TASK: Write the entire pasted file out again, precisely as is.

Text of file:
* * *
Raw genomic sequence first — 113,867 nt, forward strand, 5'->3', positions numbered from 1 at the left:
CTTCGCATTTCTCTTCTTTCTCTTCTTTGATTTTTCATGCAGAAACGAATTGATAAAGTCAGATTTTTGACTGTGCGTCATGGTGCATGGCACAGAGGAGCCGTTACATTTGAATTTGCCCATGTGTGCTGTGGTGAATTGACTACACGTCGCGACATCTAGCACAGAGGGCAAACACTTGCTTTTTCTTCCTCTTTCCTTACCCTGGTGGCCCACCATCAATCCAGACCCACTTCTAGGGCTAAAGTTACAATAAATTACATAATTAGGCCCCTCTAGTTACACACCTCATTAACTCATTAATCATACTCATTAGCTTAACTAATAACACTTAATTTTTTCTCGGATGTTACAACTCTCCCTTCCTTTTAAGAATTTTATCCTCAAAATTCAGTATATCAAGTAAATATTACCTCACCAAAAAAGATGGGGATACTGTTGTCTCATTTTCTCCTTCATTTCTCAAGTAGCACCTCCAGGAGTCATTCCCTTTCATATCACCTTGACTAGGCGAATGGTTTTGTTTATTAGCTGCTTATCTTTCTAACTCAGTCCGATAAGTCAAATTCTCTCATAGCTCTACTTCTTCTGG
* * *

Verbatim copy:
Raw genomic sequence first — 113,867 nt, forward strand, 5'->3', positions numbered from 1 at the left:
CTTCGCATTTCTCTTCTTTCTCTTCTTTGATTTTTCATGCAGAAACGAATTGATAAAGTCAGATTTTTGACTGTGCGTCATGGTGCATGGCACAGAGGAGCCGTTACATTTGAATTTGCCCATGTGTGCTGTGGTGAATTGACTACACGTCGCGACATCTAGCACAGAGGGCAAACACTTGCTTTTTCTTCCTCTTTCCTTACCCTGGTGGCCCACCATCAATCCAGACCCACTTCTAGGGCTAAAGTTACAATAAATTACATAATTAGGCCCCTCTAGTTACACACCTCATTAACTCATTAATCATACTCATTAGCTTAACTAATAACACTTAATTTTTTCTCGGATGTTACAACTCTCCCTTCCTTTTAAGAATTTTATCCTCAAAATTCAGTATATCAAGTAAATATTACCTCACCAAAAAAGATGGGGATACTGTTGTCTCATTTTCTCCTTCATTTCTCAAGTAGCACCTCCAGGAGTCATTCCCTTTCATATCACCTTGACTAGGCGAATGGTTTTGTTTATTAGCTGCTTATCTTTCTAACTCAGTCCGATAAGTCAAATTCTCTCATAGCTCTACTTCTTCTGG